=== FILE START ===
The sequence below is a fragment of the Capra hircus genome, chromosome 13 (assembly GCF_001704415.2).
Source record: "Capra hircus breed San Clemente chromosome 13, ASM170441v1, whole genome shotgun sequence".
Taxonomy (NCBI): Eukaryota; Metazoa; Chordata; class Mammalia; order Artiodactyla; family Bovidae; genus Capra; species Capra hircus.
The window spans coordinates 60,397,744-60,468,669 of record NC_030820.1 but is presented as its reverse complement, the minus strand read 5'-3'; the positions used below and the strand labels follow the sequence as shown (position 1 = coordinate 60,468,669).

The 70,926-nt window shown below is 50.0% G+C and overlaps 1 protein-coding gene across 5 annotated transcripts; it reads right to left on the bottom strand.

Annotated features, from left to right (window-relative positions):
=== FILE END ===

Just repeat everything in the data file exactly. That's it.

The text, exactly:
The sequence below is a fragment of the Capra hircus genome, chromosome 13 (assembly GCF_001704415.2).
Source record: "Capra hircus breed San Clemente chromosome 13, ASM170441v1, whole genome shotgun sequence".
Taxonomy (NCBI): Eukaryota; Metazoa; Chordata; class Mammalia; order Artiodactyla; family Bovidae; genus Capra; species Capra hircus.
The window spans coordinates 60,397,744-60,468,669 of record NC_030820.1 but is presented as its reverse complement, the minus strand read 5'-3'; the positions used below and the strand labels follow the sequence as shown (position 1 = coordinate 60,468,669).

The 70,926-nt window shown below is 50.0% G+C and overlaps 1 protein-coding gene across 5 annotated transcripts; it reads right to left on the bottom strand.

Annotated features, from left to right (window-relative positions):